Road haulage ensured the survival of families
The “Cura Italia” Decree provided for a series of compensatory, fiscal and administrative measures, as well as other instruments
Just like the turn of a millennium, of a historical era, there is a "pre" and a “post” Coronavirus, and things will no longer be the same. We are experiencing a dramatic transition in our lives, in society in general, and in the global economy following the pandemic that kicked off in China. As things stand, describing the effects of all this will be far from easy. Trucking and Corona Virus. Let us start at the end. Precisely from the last decree issued by the Government headed by Prime Minister Giuseppe Conte with the aim of helping the country cope with the crisis. The law has a medical name, "Cura Italia", and includes both health and economic measures to support families, workers and businesses affected by the Covid-19 emergency. The law intervenes in several areas with measures of significant interest also for the transport sector, at least in this first phase, aimed at safeguarding the company cash flows and regulate the employer/employee relationship for the continuation of the emergency.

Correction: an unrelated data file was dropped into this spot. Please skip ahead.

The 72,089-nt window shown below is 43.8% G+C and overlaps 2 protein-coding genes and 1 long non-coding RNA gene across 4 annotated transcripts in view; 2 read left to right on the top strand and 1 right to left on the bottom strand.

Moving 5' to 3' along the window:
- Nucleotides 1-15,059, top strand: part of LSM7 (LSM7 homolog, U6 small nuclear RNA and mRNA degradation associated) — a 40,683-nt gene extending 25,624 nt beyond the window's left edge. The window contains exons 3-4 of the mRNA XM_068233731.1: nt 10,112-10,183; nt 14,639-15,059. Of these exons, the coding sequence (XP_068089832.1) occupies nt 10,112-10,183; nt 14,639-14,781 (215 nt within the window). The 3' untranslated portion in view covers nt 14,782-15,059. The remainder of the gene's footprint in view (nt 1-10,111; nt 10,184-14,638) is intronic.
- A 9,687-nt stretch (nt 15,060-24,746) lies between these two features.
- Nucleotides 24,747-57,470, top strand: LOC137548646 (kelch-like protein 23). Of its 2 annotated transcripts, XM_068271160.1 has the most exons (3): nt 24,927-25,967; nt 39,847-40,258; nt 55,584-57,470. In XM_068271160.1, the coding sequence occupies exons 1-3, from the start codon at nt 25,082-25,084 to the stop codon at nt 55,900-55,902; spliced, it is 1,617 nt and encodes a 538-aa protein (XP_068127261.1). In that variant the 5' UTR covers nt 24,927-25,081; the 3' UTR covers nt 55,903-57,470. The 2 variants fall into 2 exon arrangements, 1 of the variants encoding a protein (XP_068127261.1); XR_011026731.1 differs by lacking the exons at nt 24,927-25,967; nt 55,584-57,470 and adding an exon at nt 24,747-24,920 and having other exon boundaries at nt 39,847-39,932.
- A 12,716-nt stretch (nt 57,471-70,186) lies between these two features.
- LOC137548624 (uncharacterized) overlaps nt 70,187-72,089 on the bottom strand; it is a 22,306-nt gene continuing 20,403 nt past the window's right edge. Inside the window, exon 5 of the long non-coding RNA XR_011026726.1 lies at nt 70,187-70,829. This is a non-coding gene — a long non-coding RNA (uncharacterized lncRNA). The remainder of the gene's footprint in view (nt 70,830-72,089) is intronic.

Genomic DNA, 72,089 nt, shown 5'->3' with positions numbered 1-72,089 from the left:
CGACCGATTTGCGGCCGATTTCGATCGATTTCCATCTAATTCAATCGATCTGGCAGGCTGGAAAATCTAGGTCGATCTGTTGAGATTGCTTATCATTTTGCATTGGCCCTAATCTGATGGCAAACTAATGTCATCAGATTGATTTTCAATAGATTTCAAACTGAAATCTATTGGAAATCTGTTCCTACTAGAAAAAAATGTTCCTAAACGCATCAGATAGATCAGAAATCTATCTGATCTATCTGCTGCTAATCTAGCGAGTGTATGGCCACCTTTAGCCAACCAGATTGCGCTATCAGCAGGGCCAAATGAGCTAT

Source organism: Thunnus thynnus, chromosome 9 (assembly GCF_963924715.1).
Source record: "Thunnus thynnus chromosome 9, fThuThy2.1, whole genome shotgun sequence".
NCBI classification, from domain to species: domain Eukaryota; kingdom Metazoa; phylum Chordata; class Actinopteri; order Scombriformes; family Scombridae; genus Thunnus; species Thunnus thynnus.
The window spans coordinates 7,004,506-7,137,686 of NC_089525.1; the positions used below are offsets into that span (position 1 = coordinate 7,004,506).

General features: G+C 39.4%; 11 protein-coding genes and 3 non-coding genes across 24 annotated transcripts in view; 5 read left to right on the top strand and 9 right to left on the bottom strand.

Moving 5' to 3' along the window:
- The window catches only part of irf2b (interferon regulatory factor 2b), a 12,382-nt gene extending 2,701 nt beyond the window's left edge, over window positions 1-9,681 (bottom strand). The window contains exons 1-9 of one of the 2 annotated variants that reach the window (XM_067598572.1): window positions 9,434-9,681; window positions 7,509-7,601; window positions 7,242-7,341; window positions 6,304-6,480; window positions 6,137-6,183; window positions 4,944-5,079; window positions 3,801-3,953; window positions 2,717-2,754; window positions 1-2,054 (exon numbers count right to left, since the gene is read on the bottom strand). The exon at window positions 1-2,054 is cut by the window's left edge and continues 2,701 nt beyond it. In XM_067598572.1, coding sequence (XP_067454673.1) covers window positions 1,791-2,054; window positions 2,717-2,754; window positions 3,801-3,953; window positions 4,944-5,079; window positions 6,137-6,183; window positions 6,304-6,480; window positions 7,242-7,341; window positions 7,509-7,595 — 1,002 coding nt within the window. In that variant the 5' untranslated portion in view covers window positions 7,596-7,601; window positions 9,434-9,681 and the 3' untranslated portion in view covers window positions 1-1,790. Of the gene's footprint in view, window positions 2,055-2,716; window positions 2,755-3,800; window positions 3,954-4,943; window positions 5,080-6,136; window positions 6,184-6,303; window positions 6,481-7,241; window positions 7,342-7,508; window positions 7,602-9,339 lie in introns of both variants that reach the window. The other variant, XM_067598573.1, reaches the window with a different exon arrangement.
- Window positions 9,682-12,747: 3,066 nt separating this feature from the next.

At the moment of writing, the 25 billion euro provided for in the decree, allocate 3.5 billion to health and civil protection, 10 billion to support employment and workers, with the addition of a substantial expenditure forecast until 2023 to meet the suspension of the obligation to pay for charges and contributions. In addition, provisions have been made to support the credit system that will allow the suspension of mortgages and loan instalments and extend financing. Support also for the transport and logistics sector, included among the supply chains listed as beneficiaries in art. 58, who will benefit from a suspension of the obligation to pay VAT, withholding of income tax and social security contributions, until 31 May. The "Cura Italia" also provides for other measures in favour of the road transport sector, such as the extension of the deadlines for MOT inspections, and for maritime transport.
The President of Confetra, Guido Nicolini, on the subject of this regulatory intervention, commented: "Minister Gualtieri was clear: the logistics and road haulage sectors are among the most immediately affected by the emergency. Therefore, it will benefit from the compensatory, fiscal and administrative measures and the facilitation instruments provided for by the Decree. The extension of the redundancy fund to these sectors was also decisive: we want to go through this dramatic crisis without laying off a single worker".